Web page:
Yoko Kikuchi

Anatole Liadov: Piano Works

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What are the chances, one might wonder, there are three musicians in the world named Yoko Kikuchi? There are, and two of them are classical pianists. One of them is a popular concert artist who primarily appears in Asia, the second is a professor of piano at the Royal Conservatory of Brussels and concertizes worldwide; she is the Yoko Kikuchi behind Belgian label Pavane Records' Anatole Liadov: Piano Works.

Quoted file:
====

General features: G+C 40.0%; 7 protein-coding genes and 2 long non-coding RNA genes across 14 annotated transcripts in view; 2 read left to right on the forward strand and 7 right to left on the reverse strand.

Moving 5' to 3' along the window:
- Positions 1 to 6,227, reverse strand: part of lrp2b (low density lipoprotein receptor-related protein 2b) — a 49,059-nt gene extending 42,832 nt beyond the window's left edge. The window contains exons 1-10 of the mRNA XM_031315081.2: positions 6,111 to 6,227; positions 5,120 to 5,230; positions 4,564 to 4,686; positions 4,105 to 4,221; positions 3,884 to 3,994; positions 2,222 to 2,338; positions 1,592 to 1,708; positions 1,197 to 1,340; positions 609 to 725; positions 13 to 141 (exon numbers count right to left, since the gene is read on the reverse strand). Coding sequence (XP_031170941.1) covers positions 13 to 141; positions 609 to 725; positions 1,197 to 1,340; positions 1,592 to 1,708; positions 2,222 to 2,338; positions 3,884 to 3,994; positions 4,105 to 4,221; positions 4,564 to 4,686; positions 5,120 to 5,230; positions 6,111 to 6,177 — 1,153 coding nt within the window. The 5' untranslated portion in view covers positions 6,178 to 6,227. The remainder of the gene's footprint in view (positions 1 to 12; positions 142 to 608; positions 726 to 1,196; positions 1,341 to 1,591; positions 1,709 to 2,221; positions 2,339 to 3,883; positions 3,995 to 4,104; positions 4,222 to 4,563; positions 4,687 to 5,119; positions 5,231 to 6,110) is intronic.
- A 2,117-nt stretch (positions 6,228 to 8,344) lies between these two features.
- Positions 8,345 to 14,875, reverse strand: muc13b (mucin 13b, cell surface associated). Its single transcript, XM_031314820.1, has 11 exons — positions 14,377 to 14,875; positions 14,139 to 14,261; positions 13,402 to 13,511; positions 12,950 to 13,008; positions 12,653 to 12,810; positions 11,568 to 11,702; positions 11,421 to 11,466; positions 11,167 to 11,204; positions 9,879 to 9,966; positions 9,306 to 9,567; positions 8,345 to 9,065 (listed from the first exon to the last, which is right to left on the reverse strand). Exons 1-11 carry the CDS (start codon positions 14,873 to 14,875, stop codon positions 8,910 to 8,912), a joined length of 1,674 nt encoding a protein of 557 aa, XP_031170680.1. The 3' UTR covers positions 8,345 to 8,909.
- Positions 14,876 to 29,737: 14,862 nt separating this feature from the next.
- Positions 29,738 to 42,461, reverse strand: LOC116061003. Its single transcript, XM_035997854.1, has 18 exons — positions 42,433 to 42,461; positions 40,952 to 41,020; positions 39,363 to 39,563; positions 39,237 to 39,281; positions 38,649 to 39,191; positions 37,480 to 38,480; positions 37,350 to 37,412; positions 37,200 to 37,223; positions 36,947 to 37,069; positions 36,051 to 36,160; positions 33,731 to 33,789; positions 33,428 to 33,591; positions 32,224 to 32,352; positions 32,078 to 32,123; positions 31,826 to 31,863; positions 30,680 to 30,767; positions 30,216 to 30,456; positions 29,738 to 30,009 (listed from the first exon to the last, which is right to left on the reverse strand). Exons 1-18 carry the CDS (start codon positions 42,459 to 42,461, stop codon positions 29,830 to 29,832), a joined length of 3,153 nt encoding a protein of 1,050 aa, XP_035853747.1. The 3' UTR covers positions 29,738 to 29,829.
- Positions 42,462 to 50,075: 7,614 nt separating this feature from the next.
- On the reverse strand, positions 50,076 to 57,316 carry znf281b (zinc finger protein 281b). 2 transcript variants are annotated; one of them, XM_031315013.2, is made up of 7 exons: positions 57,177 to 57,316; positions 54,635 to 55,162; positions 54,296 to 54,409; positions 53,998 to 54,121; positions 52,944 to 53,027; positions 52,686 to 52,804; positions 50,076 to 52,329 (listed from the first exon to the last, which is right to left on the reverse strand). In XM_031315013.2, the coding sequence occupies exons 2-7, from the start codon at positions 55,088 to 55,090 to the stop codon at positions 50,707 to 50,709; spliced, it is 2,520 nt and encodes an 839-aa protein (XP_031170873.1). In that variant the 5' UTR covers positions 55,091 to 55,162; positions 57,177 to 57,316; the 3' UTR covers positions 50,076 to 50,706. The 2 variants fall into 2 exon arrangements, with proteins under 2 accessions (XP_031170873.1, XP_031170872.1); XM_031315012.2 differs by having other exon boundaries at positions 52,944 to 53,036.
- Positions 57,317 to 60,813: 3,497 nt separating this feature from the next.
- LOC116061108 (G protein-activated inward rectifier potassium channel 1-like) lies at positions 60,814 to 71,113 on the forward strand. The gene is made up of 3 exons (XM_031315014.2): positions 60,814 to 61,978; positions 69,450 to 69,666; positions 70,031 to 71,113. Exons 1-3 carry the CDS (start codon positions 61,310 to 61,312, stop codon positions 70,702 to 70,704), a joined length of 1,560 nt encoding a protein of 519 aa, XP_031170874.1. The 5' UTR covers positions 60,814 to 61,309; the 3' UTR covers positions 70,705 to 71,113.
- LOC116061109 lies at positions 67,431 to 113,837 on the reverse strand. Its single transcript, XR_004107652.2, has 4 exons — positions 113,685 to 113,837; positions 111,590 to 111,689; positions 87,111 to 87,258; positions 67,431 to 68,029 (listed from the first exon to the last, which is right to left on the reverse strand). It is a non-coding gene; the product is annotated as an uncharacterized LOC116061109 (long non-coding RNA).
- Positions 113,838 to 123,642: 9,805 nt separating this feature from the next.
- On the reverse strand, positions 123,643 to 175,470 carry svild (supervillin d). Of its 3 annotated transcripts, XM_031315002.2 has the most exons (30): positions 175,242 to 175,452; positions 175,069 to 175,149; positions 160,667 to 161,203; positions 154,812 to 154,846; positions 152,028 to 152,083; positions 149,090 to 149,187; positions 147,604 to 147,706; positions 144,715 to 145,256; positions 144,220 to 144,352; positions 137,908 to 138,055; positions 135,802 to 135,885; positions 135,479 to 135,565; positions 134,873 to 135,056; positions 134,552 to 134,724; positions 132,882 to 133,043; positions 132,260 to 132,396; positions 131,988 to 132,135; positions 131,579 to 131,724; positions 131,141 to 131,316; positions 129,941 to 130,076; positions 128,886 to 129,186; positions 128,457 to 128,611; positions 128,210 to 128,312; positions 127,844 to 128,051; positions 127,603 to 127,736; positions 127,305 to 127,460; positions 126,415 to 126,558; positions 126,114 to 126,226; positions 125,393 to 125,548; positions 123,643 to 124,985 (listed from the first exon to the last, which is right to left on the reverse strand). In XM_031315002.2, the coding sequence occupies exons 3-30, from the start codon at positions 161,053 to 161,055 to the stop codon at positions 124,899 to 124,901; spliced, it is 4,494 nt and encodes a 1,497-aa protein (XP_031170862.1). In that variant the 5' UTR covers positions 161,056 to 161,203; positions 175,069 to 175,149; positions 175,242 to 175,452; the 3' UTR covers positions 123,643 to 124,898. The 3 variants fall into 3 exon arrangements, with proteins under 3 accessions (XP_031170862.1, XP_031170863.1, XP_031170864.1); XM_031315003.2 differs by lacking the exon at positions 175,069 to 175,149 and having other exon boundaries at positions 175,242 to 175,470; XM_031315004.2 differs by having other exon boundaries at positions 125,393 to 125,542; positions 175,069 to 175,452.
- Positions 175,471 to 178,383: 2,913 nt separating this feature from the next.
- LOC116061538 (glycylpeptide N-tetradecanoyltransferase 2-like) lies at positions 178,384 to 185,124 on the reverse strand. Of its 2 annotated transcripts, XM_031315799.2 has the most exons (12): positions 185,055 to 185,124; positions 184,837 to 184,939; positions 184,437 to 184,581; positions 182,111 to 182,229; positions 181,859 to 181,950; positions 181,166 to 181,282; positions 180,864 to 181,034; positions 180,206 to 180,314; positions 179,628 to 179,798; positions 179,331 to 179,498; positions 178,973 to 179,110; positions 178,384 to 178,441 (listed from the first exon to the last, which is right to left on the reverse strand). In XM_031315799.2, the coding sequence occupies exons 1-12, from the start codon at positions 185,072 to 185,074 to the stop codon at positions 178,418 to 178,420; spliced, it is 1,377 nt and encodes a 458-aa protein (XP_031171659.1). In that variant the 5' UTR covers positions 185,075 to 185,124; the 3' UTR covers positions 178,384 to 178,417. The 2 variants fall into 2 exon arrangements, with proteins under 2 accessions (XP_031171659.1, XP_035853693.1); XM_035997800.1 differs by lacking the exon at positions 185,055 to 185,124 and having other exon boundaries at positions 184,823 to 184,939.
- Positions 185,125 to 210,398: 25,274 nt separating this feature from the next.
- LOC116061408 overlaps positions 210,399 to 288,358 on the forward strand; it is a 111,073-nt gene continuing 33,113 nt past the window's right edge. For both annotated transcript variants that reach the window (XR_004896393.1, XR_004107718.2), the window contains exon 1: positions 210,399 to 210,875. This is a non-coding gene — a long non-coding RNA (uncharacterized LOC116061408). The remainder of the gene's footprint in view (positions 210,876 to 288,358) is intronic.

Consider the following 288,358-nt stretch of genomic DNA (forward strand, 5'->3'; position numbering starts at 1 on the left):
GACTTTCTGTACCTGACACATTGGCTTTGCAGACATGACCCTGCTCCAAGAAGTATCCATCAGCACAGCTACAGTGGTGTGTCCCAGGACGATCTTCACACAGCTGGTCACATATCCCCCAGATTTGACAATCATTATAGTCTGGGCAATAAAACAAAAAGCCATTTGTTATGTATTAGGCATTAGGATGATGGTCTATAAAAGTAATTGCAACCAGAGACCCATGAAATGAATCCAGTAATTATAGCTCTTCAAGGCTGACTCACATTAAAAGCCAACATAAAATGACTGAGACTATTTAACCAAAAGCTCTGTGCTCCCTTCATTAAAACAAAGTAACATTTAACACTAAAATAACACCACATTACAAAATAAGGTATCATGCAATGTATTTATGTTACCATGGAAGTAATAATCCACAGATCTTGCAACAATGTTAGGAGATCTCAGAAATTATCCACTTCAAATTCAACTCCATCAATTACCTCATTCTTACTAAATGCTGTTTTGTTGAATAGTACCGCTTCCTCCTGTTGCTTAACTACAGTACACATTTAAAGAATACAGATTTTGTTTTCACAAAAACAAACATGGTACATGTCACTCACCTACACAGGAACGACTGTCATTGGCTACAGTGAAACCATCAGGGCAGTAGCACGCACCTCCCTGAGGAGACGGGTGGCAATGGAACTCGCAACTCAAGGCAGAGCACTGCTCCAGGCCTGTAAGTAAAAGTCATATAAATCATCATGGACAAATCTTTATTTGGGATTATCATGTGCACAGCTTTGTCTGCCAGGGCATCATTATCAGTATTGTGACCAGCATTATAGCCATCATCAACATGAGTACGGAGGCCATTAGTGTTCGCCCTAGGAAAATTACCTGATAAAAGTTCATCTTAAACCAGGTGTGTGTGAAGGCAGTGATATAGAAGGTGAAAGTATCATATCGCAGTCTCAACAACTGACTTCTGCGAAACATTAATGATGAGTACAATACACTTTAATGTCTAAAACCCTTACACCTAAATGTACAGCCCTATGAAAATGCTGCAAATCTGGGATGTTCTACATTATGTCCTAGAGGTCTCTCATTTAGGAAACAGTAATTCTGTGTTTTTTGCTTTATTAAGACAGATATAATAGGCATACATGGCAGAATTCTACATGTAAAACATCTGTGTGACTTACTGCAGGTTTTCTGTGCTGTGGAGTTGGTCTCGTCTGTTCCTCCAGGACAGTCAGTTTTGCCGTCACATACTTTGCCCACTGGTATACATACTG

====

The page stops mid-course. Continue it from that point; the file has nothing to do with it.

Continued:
Anatol Lyadov was a key figure in the second generation of Russian Nationalists whose output is not imposing; he is primarily known for the symphonic poems The Enchanted Lake, Baba Yaga, and Kikimora, extraordinary pieces all, but not even enough music to fill up a CD's length by half. Therefore, Lyadov's considerable production in terms of short piano pieces has been important in representing his work in recorded form, even as some of these works do not necessarily represent him at his best. They have provided for a number of all-Lyadov piano discs, some consisting entirely of very short pieces -- Inna Poroshina's 1995 Lyadov: A Piano Anthology managed to cram 42 of them onto a single disc -- and his familiar Musical Snuff-Box, Op. 32, is invariably included on every one. The disc under consideration is no exception, but it does set itself apart in including a couple of Lyadov's longer variation sets, the Variations sur un theme populaire polonaise, Op. 51, and the Variations sur un theme de Glinka, Op. 35. The first of these is reasonably common, but the second is less so, and the concentration of preludes at the start of program is illuminating -- it demonstrates that Lyadov shared some common ground with Scriabin in terms of reinventing the idiom of Chopin in his own language. Pavane's recording is warm and resonant, and Kikuchi's playing of these pieces demonstrates a concern for sensitivity and balance and it is wonderfully fluid throughout. The one instance where this does not apply is in the Musical Snuff-Box where her sound is glassy and rigid -- the piece sounds almost as played by one of the Kontarsky brothers. Perhaps this disc should have been the first among the all-Lyadov piano recitals to dispense with this expected bon-bon.

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